In the Space of Pobedy Park
In the project of a housing complex designed by Sergey Skuratov, which is now being built near the park of the Poklonnaya Hill, a multifunctional stylobate is turned into a compound city space with intriguing “access” slopes that also take on the role of mini-plazas. The architecture of the residential buildings responds to the proximity of the Pobedy Park, on the one hand, “dissolving in the air”, and, on the other hand, supporting the memorial complex rhythmically and color-wise.
Dynamics of the Avenue
On Leningrad Avenue, not far away from the Sokol metro station, the construction of the A-Class business center Alcon II has been completed. ADM architects designed the main façade as three volumetric ribbons, as if the busy traffic of the avenue “shook” the matter sending large waves through it.
Steamer at the Pier
An apartment hotel that looks like a ship with wide decks has been designed for a land plot on a lake shore in Moscow’s South Tushino. This “steamer” house, overlooking the lake and the river port, does indeed look as if it were ready to sail away.
The Magic of Rhythm or Ornament as a Theme
Designed by Sergey Tchoban, the housing complex Veren Place in St. Petersburg is the perfect example of inserting a new building into a historical city, and one the cases of implementing the strategy that the architect presented a few years ago in the book, which he coauthored with Vladimir Sedov, called “30:70. Architecture as a Balance of Forces”.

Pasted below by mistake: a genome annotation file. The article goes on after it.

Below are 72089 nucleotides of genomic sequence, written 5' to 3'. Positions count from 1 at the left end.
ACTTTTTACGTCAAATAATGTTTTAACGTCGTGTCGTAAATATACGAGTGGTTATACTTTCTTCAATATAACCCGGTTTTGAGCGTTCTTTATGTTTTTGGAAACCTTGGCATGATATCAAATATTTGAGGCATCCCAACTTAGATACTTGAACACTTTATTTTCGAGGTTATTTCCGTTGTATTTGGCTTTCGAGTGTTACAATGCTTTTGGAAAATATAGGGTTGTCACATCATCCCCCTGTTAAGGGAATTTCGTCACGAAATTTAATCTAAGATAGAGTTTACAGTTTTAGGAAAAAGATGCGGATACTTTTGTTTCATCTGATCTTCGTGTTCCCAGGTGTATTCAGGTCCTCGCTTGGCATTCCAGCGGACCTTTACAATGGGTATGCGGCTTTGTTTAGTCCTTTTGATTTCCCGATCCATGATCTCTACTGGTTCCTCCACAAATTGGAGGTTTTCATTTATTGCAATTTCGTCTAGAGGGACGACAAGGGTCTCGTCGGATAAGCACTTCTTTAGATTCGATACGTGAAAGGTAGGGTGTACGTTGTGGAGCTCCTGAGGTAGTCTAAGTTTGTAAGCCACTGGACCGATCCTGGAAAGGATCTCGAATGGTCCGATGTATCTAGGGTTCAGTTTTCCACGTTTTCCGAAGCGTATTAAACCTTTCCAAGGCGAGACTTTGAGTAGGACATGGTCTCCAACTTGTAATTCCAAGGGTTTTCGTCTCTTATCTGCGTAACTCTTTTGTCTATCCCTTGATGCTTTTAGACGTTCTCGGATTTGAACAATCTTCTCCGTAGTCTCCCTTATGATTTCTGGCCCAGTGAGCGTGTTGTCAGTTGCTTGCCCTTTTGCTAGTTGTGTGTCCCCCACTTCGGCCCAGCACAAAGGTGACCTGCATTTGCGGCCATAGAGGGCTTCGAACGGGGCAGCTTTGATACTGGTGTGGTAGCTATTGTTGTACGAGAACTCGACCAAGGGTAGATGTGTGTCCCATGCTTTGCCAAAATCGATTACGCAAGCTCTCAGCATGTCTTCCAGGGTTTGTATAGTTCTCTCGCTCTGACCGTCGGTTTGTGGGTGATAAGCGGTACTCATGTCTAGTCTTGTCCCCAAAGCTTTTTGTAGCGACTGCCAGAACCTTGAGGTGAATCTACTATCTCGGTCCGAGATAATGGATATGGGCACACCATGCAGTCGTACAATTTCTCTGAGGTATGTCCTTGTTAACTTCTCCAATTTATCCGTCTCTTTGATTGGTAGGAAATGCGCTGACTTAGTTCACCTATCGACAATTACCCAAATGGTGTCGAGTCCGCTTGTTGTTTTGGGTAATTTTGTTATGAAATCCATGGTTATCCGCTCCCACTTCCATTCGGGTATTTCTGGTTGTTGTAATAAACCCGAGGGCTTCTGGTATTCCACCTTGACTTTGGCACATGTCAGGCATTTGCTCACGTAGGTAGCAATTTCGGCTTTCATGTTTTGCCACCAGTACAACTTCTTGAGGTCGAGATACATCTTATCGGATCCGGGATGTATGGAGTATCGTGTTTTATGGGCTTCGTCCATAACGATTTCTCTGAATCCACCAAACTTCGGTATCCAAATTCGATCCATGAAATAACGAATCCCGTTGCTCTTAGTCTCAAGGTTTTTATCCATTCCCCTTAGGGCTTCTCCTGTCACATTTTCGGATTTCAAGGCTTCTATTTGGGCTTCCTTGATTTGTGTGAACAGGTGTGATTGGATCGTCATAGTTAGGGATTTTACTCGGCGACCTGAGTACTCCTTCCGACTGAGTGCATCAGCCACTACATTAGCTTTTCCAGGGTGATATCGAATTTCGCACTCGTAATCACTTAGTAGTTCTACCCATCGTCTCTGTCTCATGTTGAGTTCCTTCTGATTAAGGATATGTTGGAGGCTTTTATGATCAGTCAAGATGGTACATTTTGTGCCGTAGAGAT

Walking on Water
In the nearest future, the Marc Chagall Embankment will be turned into Moscow’s largest riverside park with green promenades, cycling and jogging trails, a spa center on water, a water garden, and sculptural pavilions designed in the spirit of the Russian avant-garde artists of the 1920, and, first of all, Chagall himself. In this issue, we are covering the second-stage project.
A-Len has developed and patented the “Perfect Apartments” program, which totally eliminates “bad” apartment layouts. In this article, we are sharing how this program came around, what it is about, who can benefit from it, and how.
“Architectural Archaeology of the Narkomfin Building”: the Recap
One of the most important events of 2020 has been the completion of the long-awaited restoration of the monument of Soviet avant-garde architecture – the Narkomfin Building, the progenitor of the typology of social housing in this country. The house retained its residential function as the main one, alongside with a number of artifacts and restoration clearances turned into living museum exhibits.
LIFE on the Setun River
The area in the valley of the Setun River near the Vereiskaya Street got two new blocks of the “LIFE-Kutuzovsky” housing complex, designed by ADM architects. The two new blocks have a retail boulevard of their own, and a small riverside park.